On Wednesday morning, we waited for Alex to awaken so that we could take him immediately to the Chesterton Health and Emergency Center for his lab work. Once we arrived, we were pleased to see that we were the only ones in the waiting room, and Alex happily watched the big screen television with Ed as I completed the necessary paperwork with the registration clerk. As she was typing in the information, she asked me, “Is his doctor’s office open right now?” This made my stomach turn, as I suspected some crucial piece of information was missing. I told her that I knew his nurse practitioner was likely at the hospital doing her rounds in the morning rather than being at her office. Then I asked why she needed to call, and she said that the office had failed to provide a diagnosis code for the testing, which insurance would need. Immediately, I told her that his diagnosis is autism, which is code number 299.0. She still seemed a bit hesitant, and I more assertively told her that every test we had done there had been under the 299.0 diagnosis. Apparently, I was convincing because she went ahead and completed the registration process without calling the doctor’s office.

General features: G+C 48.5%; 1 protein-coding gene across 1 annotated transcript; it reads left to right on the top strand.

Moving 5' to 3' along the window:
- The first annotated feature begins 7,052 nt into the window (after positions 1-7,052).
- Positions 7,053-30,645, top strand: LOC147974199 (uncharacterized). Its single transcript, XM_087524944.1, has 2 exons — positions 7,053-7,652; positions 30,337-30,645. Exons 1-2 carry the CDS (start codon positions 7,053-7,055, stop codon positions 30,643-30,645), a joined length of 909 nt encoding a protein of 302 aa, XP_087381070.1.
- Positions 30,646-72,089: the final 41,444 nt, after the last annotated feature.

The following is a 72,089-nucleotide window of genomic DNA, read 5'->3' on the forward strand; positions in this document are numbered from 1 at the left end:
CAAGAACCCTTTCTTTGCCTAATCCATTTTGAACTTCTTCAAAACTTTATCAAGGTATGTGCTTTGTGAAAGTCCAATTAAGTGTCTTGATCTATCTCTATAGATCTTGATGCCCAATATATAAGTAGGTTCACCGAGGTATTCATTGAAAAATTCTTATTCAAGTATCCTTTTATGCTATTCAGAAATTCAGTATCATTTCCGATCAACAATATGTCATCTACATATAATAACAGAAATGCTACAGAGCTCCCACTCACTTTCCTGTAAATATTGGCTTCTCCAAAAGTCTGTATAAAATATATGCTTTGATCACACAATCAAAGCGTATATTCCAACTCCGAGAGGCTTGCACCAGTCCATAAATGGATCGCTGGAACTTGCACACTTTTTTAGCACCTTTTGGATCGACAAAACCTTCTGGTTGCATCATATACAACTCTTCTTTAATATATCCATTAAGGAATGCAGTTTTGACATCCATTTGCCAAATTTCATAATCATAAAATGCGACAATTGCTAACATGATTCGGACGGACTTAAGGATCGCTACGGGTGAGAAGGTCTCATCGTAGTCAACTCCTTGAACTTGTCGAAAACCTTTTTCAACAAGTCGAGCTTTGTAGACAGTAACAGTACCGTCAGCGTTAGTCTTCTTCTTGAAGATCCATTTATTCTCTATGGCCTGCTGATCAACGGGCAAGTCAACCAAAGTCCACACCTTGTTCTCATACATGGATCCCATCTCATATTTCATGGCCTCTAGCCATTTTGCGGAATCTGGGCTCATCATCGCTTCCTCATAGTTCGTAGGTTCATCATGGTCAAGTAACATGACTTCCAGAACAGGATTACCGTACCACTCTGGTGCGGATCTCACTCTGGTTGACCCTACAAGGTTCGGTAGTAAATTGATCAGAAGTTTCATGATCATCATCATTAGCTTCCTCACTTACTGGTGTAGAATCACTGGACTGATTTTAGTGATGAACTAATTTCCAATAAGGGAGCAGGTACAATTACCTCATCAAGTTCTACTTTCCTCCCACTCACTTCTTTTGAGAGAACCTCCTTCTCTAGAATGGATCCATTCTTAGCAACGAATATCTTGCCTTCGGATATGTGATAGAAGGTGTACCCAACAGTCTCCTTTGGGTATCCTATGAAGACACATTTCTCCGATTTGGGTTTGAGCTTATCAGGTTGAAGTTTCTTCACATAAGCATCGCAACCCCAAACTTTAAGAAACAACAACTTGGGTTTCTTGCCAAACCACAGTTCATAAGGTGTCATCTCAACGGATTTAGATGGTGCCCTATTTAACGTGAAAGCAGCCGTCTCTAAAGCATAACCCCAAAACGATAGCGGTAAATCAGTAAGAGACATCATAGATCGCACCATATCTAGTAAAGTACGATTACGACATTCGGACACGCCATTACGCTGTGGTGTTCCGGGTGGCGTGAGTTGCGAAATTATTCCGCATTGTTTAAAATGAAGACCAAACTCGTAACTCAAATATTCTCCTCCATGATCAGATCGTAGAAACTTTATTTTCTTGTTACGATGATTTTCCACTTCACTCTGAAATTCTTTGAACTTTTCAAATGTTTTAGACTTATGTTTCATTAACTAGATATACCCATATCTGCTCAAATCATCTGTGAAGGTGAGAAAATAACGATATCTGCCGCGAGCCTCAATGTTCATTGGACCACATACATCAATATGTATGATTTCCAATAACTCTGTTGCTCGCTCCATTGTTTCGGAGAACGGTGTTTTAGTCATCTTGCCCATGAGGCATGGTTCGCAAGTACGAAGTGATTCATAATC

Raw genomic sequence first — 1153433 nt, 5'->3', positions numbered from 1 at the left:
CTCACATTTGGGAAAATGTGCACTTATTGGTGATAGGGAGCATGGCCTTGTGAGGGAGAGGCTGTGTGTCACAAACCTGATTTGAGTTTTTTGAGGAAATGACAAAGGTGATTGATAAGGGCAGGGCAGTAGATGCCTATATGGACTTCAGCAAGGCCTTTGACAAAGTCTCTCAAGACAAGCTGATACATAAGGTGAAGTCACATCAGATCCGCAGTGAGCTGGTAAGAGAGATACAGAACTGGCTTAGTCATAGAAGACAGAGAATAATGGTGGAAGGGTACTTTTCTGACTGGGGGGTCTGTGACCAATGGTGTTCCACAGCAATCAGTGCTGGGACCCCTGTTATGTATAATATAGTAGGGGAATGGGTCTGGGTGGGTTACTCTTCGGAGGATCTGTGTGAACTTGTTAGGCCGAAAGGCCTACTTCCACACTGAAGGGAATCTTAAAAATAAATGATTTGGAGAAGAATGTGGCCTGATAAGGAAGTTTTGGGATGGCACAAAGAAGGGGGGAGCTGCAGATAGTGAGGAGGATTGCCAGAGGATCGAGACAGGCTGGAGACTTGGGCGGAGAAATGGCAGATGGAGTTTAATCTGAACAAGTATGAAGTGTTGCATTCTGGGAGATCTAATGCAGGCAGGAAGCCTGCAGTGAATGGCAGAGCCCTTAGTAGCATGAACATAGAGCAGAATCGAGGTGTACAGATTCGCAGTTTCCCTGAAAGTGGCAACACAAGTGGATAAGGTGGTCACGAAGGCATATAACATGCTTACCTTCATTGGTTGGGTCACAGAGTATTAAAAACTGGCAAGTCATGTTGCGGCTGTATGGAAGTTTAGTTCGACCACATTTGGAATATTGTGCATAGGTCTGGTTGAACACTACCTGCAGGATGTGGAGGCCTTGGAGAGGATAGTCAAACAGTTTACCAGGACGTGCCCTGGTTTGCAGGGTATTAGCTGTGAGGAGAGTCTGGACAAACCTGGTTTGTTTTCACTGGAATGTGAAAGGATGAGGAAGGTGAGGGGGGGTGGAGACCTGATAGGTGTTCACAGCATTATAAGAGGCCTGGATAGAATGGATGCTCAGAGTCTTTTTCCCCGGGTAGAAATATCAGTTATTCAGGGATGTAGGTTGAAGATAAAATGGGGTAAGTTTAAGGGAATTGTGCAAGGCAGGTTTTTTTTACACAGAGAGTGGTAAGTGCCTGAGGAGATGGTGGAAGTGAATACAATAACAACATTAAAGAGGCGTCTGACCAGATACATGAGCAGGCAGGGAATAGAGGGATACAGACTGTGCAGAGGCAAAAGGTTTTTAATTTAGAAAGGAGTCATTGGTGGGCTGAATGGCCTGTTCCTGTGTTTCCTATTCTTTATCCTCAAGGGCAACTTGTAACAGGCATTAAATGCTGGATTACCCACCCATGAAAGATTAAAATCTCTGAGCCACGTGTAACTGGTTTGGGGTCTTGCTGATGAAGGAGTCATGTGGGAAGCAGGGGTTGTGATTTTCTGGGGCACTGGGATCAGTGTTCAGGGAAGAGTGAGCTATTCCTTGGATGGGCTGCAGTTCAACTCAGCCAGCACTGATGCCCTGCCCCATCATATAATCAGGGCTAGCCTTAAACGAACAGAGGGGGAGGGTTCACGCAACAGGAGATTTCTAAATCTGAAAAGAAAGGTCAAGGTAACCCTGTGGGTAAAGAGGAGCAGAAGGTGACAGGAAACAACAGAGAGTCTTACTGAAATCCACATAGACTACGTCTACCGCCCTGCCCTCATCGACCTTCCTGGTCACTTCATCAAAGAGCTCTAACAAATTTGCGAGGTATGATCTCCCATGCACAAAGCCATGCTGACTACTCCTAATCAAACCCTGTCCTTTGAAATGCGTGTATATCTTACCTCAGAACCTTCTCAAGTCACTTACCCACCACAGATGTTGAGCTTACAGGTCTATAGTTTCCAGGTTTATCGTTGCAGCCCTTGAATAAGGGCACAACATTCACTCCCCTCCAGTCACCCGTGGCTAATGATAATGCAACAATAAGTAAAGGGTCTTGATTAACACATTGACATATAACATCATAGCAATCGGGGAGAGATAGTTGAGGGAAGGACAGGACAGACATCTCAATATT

After that, the lab technician called us back to do Alex’s blood draw, and he, as he always does with lab tests, handled the procedure amazingly well, calmly sitting still the entire time. Moreover, he didn’t even flinch when the needle went in his vein. The lab technician was efficient and pleasant, and we were relieved to have that task behind us. One surprise in all this, however, was that they told us his nurse practitioner wanted the test repeated in a week, which her nurses had not conveyed to us in the four phone calls I had with two of them.  And so, we will do this again later this week, and hopefully Alex will be just as cooperative as he was last week.  On a positive note, the change in medication seems to be helping Alex in the morning, so the efforts I’ve made through the various phone calls have been worth my time. Also, the lab has the orders for the upcoming test, so I won’t need to make phone calls regarding that. However, I’m betting that I will have to call the nurse practitioner’s office to get the test results. It’s a good thing my telephone communication skills are polished so that I can track down the information I need to help Alex. I realized this again later this week when I received a letter from Medicaid stating that Alex’s benefits would be discontinued because of my alleged “failure” to send them financial records they needed. This put my phone skills and patience to the test once again, but that’s a story for next week’s blog. To be continued…